Poverty and Trafficking in Women
Date: Wednesday, October 2, 2019
Racha Haffar is a young women’s rights and anti-human trafficking activist from Tunisia. She is the founder and president of ‘Not 4 Trade,’ the first anti-human trafficking NGO in her country. She is a member of UN Women’s Youth Gender Innovation Agora and was recently appointed as one of the Arab States representatives for the Beijing+25 Youth Taskforce, a group of young leaders from around the world who will support and guide UN Women’s efforts to place young people at the centre of the Beijing+25 process.
As noted by feminist scholar Valentine M. Moghadam there is a gender dimension to poverty that we can refer to as “the Feminization of Poverty.” This has emerged after the growth in the number of women who are living in poverty. The majority of the 1.5 billion people living on 1 dollar a day or less are women.
The past decades have witnessed the growth in the cycle of poverty as well as the gap between women and men. Worldwide, women earn on average less than 50 per cent of what men earn. This goes back to the fact that women are frequently marginalized in their respective societies and are denied access to education, credit, land and inheritance.
When women are deprived of economic opportunities, it is very difficult for them to change their situation, consequently they remain poor, and this challenge pushes them indirectly into the webs of traffickers.
The Beijing Platform for Action (BPfA), adopted in 1995 at the Fourth World Conference on Women, called for countries to “undertake legislative and administrative reforms to give women full and equal access to economic resources, including the right to inheritance and to ownership of land" as an acknowledgment of the gender dimension of poverty and as a means to overcome it by improving the status of women.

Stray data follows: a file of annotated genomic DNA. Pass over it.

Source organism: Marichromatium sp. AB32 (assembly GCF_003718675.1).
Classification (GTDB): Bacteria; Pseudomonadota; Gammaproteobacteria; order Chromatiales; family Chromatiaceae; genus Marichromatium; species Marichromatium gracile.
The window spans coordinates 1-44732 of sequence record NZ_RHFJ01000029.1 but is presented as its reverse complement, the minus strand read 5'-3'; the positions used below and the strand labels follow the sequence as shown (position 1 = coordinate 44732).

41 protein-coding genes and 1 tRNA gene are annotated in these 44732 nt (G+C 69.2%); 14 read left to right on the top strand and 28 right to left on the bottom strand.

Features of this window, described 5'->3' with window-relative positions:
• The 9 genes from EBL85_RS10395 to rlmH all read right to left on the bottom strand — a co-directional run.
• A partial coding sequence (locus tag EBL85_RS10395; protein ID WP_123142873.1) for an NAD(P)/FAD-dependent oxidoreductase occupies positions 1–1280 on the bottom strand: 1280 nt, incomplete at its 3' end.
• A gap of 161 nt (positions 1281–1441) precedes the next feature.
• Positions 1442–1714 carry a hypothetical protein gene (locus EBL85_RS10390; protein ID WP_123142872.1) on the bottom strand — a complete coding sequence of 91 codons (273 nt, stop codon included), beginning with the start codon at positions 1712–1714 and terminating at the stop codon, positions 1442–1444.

In 2019, similar challenges remain. Many women and girls around the world do not have access to education, proper healthcare or employment. In the quest for a positive change in their lives, seeking a source of income, they can become victims of trafficking and all kinds of abuse and exploitation. Women risk everything to find a source of income abroad to survive and support their families. This frequently includes resorting to smugglers who may eventually traffic them.
Unjust and frequently illegal practices of paying women lower wages, using them in hard agricultural jobs and forcing them into domestic work, just because of the stereotype that housework is women’s work, further complicates their situation.
Trafficked women are seen by the people who control them as cheap, easier to dominate and more submissive. Consequently, the ‘demand’ grows, and the number of female victims of trafficking grows accordingly.
When women find themselves socially or financially tied to men, they can become more vulnerable to trafficking in patriarchal societies. In Tunisia, many young girls seek refuge from their family control, as they do not have the freedom to decide on many aspects related to their own lives. For them, seeking a job in other countries or regions, seems like the open door that never existed at home.
However, when they find themselves under threat with their passports confiscated, obligated to work in nightclubs and other places where they are exposed to different kinds of abuse and exploitation, they realize their loss.
In my opinion, if these women had not faced social, political and economic inequalities in their country, they would not have looked for better chances abroad and they would not have become victims of trafficking. Furthermore, if the recommendations made in the Beijing Platform regarding human trafficking were properly implemented, many women could avoid falling in the web of this crime.
Read more from the author here.
Disclaimer: The information and views expressed in our Beijing+25 Youth Voices page by youth from the Arab States region are those of the authors and do not necessarily represent the views of UN Women, the United Nations, or any of its affiliated organizations.
 Valentine M. Moghadam, «SHS Papers in Women’s Studies/ Gender.» 2003, http://www.cpahq.org/,6 January 48